[TIL] “Hard Pan” (or “How I rescued my Orgasm”…)

[TIL] is a new tag for the blog.  It’s an expression my husband uses often, and it means “Today I Learned”.  My usual expression for this is “Every day’s a school day”, but “TIL” is punchier somehow, so it’s here to stay. 🙂

So – today I learnt about “hard pan”.

To roll back a little way, I’ve been having a problem with one of the most beloved items in my collection – my NARS “Orgasm” Blush.  It’s been getting more and more difficult to get colour onto my brush from the pan, and I haven’t been getting anything like the same effect from it as I did to start with.  Given (a) how much I love it, (b) the fact that it’s barely half-used and (c) the fact that it’s freaking expensive, this was starting to cause a certain amount of upset.

So I went Googling.  (Oh Google, whatever did we do before you?)  And on the strength of what I found, I took a good, close look at the surface of my Orgasm. (Yes, I am a complete infant when it come to this kind of thing.  Yes, I am having far too much fun.  No, I am not going to stop. :D)


The surface of the blush is darker than it should be, and also hard and shiny with little bobbly bits on it.  My research this evening has taught me that this is called “hard pan”.

What happens is this:  as you use a powder product. whether that be powder, blush, eyeshadow, bronzer, anything of that type, gradually the oils and moisture from your skin and from any other product which has gone before it on any given day will begin to transfer into the surface of the powder.  It happens over a long period of time, so you don’t see it happening as much as you suddenly notice that it has happened when your product stops performing the way you expect it to.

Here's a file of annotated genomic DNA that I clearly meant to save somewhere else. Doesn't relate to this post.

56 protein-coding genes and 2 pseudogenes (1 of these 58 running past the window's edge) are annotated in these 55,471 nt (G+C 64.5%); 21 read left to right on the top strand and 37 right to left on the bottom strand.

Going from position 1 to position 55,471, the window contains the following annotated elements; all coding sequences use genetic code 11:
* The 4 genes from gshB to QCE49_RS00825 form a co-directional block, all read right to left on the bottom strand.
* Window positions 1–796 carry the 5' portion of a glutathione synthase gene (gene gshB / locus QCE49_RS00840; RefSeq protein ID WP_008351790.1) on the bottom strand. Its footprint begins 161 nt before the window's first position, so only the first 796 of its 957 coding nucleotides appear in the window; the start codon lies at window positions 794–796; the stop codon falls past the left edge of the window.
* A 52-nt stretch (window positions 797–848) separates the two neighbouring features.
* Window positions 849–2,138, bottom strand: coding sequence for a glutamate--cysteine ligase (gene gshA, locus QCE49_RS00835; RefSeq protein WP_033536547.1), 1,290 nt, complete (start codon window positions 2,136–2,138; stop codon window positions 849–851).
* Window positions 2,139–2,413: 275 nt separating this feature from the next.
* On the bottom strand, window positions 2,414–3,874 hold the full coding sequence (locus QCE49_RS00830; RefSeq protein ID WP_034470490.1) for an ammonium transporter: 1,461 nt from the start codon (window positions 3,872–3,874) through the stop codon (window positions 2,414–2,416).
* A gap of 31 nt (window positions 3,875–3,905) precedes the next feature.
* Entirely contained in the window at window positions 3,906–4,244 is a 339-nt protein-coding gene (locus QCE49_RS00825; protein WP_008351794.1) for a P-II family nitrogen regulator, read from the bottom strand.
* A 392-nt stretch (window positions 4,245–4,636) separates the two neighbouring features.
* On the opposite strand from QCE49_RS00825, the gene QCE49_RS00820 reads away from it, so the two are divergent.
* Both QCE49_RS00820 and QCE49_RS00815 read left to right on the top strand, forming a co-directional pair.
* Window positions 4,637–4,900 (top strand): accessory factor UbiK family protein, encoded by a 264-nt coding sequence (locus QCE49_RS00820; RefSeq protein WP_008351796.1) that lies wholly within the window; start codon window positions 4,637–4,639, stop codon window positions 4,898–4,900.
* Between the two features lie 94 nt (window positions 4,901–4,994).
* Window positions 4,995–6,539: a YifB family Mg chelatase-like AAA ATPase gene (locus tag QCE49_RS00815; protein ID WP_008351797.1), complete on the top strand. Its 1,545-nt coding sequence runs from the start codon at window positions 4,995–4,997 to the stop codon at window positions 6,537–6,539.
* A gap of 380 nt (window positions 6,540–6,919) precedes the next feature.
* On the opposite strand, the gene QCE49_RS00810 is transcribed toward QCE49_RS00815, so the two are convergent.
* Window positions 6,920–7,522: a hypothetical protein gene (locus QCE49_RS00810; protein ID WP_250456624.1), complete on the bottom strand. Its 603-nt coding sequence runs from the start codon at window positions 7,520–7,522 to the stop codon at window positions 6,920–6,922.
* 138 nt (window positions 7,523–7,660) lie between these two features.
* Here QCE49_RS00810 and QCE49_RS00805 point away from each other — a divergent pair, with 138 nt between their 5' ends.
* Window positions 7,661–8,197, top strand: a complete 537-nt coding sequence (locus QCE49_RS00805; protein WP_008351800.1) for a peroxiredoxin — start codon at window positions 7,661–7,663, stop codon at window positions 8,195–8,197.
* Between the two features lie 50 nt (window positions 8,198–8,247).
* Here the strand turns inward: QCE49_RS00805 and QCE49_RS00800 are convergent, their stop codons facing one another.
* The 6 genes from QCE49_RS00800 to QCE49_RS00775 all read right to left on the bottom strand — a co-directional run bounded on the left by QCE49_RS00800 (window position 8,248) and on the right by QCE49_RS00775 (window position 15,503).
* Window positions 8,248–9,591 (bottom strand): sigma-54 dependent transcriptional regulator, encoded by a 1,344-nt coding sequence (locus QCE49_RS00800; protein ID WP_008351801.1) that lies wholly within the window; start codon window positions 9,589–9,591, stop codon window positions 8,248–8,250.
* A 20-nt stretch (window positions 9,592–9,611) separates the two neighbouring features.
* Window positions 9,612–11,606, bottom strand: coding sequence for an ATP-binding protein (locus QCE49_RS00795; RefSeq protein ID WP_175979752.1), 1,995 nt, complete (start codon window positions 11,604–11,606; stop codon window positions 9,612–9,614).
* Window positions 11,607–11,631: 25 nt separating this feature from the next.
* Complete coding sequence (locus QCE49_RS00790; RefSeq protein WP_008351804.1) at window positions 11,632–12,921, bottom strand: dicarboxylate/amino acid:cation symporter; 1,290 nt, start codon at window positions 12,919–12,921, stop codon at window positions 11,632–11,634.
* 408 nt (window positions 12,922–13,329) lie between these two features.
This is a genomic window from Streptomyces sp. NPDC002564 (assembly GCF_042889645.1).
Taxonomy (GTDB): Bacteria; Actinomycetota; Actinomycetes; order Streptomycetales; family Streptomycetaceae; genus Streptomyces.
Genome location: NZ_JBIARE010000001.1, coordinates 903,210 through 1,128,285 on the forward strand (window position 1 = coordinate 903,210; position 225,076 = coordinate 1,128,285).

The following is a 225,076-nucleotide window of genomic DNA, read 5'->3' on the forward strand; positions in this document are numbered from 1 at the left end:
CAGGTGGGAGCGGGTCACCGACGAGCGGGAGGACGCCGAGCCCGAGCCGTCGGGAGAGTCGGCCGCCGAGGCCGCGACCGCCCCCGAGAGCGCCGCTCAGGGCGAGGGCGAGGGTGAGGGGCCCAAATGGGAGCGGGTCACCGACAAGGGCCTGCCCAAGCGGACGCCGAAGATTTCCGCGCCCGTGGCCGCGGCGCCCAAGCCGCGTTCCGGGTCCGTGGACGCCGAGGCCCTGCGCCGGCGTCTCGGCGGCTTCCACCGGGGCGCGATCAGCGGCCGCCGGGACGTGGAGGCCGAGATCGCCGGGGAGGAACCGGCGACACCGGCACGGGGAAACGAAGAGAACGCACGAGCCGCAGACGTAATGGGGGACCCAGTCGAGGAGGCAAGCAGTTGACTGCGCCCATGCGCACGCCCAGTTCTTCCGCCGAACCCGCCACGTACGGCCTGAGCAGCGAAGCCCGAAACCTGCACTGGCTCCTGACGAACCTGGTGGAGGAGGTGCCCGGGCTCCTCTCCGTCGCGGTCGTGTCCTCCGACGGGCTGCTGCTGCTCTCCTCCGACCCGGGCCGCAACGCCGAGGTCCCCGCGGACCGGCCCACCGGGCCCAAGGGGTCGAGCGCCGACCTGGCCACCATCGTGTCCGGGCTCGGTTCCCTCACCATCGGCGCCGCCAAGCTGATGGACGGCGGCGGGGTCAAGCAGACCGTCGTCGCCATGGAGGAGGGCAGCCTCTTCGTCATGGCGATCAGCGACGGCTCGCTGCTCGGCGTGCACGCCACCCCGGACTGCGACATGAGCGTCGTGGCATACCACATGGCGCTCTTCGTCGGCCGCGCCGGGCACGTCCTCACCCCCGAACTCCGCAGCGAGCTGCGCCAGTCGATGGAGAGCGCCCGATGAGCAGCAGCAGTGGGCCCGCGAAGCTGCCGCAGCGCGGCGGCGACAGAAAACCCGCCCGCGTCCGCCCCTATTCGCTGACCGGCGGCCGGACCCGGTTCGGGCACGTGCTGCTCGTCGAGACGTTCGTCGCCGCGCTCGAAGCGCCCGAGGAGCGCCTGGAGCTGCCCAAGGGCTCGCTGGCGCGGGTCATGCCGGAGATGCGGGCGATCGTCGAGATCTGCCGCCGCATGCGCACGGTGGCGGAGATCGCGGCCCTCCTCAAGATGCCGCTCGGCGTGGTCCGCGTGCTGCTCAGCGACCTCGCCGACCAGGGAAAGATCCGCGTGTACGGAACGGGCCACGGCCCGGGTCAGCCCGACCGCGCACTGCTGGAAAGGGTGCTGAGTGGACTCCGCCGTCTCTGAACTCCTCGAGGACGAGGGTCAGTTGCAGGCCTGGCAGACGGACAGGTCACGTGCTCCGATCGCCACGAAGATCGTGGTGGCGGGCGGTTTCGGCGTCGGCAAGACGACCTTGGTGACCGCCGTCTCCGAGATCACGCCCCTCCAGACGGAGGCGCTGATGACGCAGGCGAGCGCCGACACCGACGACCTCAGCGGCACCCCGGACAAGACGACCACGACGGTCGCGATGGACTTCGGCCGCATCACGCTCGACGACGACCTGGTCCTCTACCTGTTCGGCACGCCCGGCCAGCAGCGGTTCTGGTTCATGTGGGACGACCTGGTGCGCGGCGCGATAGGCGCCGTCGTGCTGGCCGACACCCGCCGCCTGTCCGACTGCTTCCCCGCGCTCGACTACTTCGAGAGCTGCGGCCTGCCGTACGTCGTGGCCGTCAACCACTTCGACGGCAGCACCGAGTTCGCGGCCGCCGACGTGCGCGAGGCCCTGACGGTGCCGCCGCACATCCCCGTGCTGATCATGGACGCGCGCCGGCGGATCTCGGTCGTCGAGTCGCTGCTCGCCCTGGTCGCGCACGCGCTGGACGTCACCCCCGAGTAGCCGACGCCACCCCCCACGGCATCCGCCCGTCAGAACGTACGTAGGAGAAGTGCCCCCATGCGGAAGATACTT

Obviously this problem is worse if you don’t keep your brushes clean, if you use your fingers to apply a powder product, OR if you routinely apply the product on top of a moist surface – for example if you apply blush on top of tinted moisturiser without using powder in between the two.  Guess what I was doing to begin with…?

I was on the point of chucking my Orgasm in the bin (this just never gets old, I swear…) and replacing it, but help was at hand!

There are, as it happens, as many ways of curing the problem as there are of causing it.

First is to use something such as a plastic knife or a very blunt butter knife to carefully remove the top surface of the powder, and the hard pan with it.  Second is to use a clean mascara wand to scruff away the top surface – essentially the same thing.  Both of these cause quite a lot of wastage of good product underneath the hard pan.

The third technique is the one I went for.  Of all things – Scotch tape! (Other brands are available.)  You cut a small piece of tape, stick it carefully to the surface of the blush and press lightly with your finger, then pull it away.  It gently lifts the hard pan from the top of the powder without damaging the good product around and underneath it.  You do this as many times as needed until the yacky stuff is gone.  Finish by wiping the surface gently with a clean tissue to get rid of any loose bits that the tape didn’t pick up.


Ladies and gentlefolk, my Orgasm is restored!  And my bank account is gleefully keeping hold of the £30 it was about to lose.

So – if one of your powder based products, particularly one you’ve had for a while, is under-performing, have a good hard look at the surface of it.  This might just be your answer.



    • I’ve only just seen this comment. 😦 Blessed WordPress! Did you try it? How did it work out? I shall be doing the same thing again with my pressed powder, my day to day one that lives in my handbag is definitely starting to get the hard pan problem, but given that what it mainly gets used for is repairing shiny patches during the day it’s probably not all that surprising!


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